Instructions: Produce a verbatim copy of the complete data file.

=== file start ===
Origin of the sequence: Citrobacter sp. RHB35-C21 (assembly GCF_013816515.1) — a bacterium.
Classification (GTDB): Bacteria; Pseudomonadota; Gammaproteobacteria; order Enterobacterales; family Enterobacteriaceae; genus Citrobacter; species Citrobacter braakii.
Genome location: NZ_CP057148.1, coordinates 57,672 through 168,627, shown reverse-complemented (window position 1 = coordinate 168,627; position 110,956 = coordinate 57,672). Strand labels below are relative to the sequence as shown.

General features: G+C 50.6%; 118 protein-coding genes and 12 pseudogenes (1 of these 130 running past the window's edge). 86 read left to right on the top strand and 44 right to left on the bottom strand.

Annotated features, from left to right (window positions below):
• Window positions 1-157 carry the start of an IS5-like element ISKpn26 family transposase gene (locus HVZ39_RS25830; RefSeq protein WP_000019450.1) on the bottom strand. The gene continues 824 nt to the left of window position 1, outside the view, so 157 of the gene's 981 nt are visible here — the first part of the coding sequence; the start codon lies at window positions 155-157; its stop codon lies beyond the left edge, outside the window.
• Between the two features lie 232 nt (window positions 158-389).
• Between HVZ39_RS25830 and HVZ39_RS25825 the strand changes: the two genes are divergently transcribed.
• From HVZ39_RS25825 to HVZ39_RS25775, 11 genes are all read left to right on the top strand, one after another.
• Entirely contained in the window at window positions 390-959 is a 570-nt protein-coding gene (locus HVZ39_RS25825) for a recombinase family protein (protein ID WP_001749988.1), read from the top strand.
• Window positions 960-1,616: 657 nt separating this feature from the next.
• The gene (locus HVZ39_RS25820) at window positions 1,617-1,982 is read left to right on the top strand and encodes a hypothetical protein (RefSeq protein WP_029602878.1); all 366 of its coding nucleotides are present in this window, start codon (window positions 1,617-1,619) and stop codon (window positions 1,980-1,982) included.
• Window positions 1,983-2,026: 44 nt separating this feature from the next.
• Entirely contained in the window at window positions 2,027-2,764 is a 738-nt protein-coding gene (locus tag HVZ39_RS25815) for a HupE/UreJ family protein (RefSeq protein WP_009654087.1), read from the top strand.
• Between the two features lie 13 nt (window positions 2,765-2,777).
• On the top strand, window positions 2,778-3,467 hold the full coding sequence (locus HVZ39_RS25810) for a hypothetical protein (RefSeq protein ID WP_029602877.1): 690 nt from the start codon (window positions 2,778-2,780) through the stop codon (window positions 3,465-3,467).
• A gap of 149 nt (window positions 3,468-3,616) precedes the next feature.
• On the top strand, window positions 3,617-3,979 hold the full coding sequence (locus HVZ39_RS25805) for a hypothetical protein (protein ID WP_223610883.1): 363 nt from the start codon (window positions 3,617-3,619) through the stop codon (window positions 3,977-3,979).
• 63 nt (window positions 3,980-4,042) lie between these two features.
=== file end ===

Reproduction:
Origin of the sequence: Citrobacter sp. RHB35-C21 (assembly GCF_013816515.1) — a bacterium.
Classification (GTDB): Bacteria; Pseudomonadota; Gammaproteobacteria; order Enterobacterales; family Enterobacteriaceae; genus Citrobacter; species Citrobacter braakii.
Genome location: NZ_CP057148.1, coordinates 57,672 through 168,627, shown reverse-complemented (window position 1 = coordinate 168,627; position 110,956 = coordinate 57,672). Strand labels below are relative to the sequence as shown.

General features: G+C 50.6%; 118 protein-coding genes and 12 pseudogenes (1 of these 130 running past the window's edge). 86 read left to right on the top strand and 44 right to left on the bottom strand.

Annotated features, from left to right (window positions below):
• Window positions 1-157 carry the start of an IS5-like element ISKpn26 family transposase gene (locus HVZ39_RS25830; RefSeq protein WP_000019450.1) on the bottom strand. The gene continues 824 nt to the left of window position 1, outside the view, so 157 of the gene's 981 nt are visible here — the first part of the coding sequence; the start codon lies at window positions 155-157; its stop codon lies beyond the left edge, outside the window.
• Between the two features lie 232 nt (window positions 158-389).
• Between HVZ39_RS25830 and HVZ39_RS25825 the strand changes: the two genes are divergently transcribed.
• From HVZ39_RS25825 to HVZ39_RS25775, 11 genes are all read left to right on the top strand, one after another.
• Entirely contained in the window at window positions 390-959 is a 570-nt protein-coding gene (locus HVZ39_RS25825) for a recombinase family protein (protein ID WP_001749988.1), read from the top strand.
• Window positions 960-1,616: 657 nt separating this feature from the next.
• The gene (locus HVZ39_RS25820) at window positions 1,617-1,982 is read left to right on the top strand and encodes a hypothetical protein (RefSeq protein WP_029602878.1); all 366 of its coding nucleotides are present in this window, start codon (window positions 1,617-1,619) and stop codon (window positions 1,980-1,982) included.
• Window positions 1,983-2,026: 44 nt separating this feature from the next.
• Entirely contained in the window at window positions 2,027-2,764 is a 738-nt protein-coding gene (locus tag HVZ39_RS25815) for a HupE/UreJ family protein (RefSeq protein WP_009654087.1), read from the top strand.
• Between the two features lie 13 nt (window positions 2,765-2,777).
• On the top strand, window positions 2,778-3,467 hold the full coding sequence (locus HVZ39_RS25810) for a hypothetical protein (RefSeq protein ID WP_029602877.1): 690 nt from the start codon (window positions 2,778-2,780) through the stop codon (window positions 3,465-3,467).
• A gap of 149 nt (window positions 3,468-3,616) precedes the next feature.
• On the top strand, window positions 3,617-3,979 hold the full coding sequence (locus HVZ39_RS25805) for a hypothetical protein (protein ID WP_223610883.1): 363 nt from the start codon (window positions 3,617-3,619) through the stop codon (window positions 3,977-3,979).
• 63 nt (window positions 3,980-4,042) lie between these two features.